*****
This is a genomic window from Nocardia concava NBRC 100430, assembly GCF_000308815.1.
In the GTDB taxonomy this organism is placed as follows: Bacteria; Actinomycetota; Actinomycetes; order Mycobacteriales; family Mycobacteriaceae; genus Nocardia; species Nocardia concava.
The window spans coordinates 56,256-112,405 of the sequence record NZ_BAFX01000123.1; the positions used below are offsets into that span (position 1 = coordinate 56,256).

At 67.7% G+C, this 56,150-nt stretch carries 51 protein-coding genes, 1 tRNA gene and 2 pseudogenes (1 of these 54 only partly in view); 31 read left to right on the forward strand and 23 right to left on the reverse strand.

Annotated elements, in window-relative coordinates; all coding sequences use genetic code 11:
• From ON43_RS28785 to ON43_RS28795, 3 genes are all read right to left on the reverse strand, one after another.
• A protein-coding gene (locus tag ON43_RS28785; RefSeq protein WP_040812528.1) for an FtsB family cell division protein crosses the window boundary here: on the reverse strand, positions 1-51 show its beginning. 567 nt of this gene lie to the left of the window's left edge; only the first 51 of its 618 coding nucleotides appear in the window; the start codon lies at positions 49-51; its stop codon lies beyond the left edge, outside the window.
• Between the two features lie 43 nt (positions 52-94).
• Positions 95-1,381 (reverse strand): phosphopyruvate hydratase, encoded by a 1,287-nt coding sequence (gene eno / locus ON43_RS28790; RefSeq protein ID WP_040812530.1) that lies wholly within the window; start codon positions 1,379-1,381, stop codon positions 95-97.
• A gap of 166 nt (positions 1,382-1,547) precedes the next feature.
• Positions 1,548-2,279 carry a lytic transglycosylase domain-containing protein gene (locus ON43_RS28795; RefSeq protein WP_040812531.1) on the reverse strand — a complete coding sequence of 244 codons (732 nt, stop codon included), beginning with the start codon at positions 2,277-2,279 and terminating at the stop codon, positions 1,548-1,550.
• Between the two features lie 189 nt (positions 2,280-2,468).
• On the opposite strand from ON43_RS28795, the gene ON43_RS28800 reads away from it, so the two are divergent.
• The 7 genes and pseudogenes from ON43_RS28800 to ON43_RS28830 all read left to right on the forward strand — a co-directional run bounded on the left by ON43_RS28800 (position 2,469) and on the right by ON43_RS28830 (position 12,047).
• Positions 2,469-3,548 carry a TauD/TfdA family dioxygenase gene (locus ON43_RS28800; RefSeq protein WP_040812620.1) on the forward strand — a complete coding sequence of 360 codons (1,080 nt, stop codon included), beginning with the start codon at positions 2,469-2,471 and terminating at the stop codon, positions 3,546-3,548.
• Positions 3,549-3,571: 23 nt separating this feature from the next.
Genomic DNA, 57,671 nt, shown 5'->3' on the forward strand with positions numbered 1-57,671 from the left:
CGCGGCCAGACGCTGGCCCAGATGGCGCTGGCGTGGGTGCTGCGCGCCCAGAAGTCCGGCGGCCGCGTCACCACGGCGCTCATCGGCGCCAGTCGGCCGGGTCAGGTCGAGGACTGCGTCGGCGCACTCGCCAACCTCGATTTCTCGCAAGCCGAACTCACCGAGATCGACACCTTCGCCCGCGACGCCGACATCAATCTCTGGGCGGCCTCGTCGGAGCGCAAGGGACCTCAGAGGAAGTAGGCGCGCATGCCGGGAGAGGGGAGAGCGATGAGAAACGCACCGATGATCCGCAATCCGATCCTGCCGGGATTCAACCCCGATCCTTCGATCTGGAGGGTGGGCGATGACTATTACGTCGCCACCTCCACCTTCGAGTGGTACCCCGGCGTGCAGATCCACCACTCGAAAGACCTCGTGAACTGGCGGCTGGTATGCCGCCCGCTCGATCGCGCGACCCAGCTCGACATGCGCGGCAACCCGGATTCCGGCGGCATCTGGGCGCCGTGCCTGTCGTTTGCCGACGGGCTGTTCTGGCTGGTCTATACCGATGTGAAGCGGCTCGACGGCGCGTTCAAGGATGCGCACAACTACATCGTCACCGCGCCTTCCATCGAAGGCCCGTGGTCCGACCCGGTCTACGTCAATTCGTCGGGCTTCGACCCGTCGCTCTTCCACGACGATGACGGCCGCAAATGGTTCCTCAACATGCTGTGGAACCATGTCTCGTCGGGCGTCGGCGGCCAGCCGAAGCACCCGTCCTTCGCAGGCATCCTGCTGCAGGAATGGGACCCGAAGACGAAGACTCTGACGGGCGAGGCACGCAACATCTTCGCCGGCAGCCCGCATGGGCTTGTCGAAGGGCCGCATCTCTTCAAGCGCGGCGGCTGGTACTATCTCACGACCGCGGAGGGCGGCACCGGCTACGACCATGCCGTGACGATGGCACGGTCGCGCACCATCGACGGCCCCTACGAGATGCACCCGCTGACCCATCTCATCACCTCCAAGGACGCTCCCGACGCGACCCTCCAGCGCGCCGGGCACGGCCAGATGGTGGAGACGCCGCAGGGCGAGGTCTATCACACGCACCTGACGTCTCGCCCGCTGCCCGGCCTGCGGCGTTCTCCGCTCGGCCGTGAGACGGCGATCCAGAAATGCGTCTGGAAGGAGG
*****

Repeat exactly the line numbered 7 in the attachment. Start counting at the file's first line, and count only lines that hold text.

• A protein-coding gene (locus tag ON43_RS28785; RefSeq protein WP_040812528.1) for an FtsB family cell division protein crosses the window boundary here: on the reverse strand, positions 1-51 show its beginning. 567 nt of this gene lie to the left of the window's left edge; only the first 51 of its 618 coding nucleotides appear in the window; the start codon lies at positions 49-51; its stop codon lies beyond the left edge, outside the window.